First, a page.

• Talk to a Taxpayer Advocate with the Chief County Assessment Office Monday through Friday 8:30 a.m. to 5 p.m. by calling 847.377.2050, or visiting the office at: 18 N County St., 7th Floor, Waukegan.
• Attend a Tax Assessment Help Center to receive one-on-one assistance from the Chief County Assessment Office.

• Utilize all of the web tools and resources at the Chief County Assessment Office and Board of Review websites.

If I provided appropriate evidence, can my township assessor adjust my assessment after it is published and noticed?

Yes, the township assessor’s office has the ability to modify the assessment value after the assessment notice has been mailed. The assessor can request a valuation change be approved by the Board of Review. These value change requests of an assessor are submitted to the Board of Review electronically.

If I have recently purchased my home and my assessment valuation reflects a market value higher than my purchase price, what can I do?

Generally, this is the most straight forward type of assessment related circumstance. We would suggest that you take information on your purchase and discuss your assessment valuation with your township assessor’s office. Assessors can recommend a change in your assessment valuation to the Board of Review which will eliminate the need to file an assessment appeal.

If you find that your township assessor’s office is unable to make a recommendation to the Board of Review, you will need to file an assessment appeal. In this instance, you will want to provide a copy of the HUD-1 closing document, the PTAX-203 Illinois Transfer Declaration, or any other proof that the sale was advertised and was an arms-length transaction. There is no need to have representation at the Board of Review in this type of circumstance. Often, the Board of Review resolves these types of assessment appeals without a formal hearing.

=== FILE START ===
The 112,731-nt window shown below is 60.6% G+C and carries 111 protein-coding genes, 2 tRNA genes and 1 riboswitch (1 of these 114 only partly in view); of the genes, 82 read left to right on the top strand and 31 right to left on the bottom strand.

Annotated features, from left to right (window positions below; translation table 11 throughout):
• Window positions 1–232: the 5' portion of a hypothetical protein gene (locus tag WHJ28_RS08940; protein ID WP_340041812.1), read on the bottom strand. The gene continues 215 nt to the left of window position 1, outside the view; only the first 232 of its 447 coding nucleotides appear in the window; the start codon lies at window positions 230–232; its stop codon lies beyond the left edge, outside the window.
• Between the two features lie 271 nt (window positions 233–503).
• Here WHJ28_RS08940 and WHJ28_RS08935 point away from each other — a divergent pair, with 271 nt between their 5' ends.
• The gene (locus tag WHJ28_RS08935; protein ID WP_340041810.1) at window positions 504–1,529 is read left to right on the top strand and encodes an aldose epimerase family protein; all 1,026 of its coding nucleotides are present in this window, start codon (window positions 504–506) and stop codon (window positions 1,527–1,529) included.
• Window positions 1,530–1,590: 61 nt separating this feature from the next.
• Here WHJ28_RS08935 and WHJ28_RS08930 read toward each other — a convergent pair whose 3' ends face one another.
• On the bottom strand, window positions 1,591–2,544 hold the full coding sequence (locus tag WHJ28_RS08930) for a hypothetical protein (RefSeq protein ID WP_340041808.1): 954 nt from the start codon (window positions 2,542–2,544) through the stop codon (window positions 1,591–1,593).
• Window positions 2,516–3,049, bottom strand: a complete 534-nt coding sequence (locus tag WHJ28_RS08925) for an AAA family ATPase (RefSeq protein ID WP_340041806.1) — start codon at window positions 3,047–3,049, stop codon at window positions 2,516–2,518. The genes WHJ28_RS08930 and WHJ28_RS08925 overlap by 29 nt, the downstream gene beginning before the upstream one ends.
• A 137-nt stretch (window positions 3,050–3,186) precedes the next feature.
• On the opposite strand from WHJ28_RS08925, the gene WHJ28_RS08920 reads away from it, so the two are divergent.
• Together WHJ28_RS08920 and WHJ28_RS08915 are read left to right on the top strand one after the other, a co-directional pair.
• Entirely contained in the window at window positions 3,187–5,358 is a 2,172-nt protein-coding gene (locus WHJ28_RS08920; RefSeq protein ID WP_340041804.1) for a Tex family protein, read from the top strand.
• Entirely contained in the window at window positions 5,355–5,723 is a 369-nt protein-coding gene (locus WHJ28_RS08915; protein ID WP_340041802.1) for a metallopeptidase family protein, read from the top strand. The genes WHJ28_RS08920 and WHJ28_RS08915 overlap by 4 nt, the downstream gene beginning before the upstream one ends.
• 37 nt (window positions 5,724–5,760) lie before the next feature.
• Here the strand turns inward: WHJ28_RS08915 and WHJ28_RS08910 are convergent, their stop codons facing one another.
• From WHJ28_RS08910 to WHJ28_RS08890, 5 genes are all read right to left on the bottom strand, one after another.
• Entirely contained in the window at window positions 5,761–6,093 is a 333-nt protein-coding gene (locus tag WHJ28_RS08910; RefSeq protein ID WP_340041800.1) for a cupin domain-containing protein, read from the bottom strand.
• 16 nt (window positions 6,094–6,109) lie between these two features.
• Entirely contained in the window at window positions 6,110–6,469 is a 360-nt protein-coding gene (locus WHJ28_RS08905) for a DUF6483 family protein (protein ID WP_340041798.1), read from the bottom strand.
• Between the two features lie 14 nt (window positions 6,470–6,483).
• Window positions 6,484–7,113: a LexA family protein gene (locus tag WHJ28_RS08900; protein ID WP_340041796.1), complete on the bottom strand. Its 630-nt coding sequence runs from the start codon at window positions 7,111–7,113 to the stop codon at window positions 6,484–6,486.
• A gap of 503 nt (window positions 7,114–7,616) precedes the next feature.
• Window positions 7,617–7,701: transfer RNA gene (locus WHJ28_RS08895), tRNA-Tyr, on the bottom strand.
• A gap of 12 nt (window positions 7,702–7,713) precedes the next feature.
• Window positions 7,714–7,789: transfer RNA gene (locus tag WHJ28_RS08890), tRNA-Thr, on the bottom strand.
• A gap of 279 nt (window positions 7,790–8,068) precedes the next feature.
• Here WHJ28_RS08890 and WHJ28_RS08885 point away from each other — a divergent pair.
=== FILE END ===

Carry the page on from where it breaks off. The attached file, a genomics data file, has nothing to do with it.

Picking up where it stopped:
Is a real estate appraisal a good piece of evidence?

Generally, one of the best pieces of evidence is a real estate appraisal, done for ad valorem property taxation purposes, with a valuation date of January 1, 2019. This is an appraisal that would have been done to determine the value of a property as of the tax lien date (January 1).

Many people have appraisals that have been done for refinancing purposes. These documents can be good evidence of value as well and the Board of Review does accept these documents as evidence.

It is important to understand the scope and purpose of an appraisal that is done for financing can be different than an appraisal that is done for ad valorem taxation purposes. The date of value, time period of comparable sales data and other different lender requirements can significantly affect the value conclusion.

Real estate appraisal is not an exact science. The Board understands that real estate appraisals are educated opinions of value. It is common for value opinions and adjustments to differ from one appraisal professional to another. It should also be understood that in these cases it is common for the township assessor’s office to provide additional market value evidence. The Board of Review will review the appraisal report provided and the assessor evidence to determine an appropriate property tax assessment value for the subject property.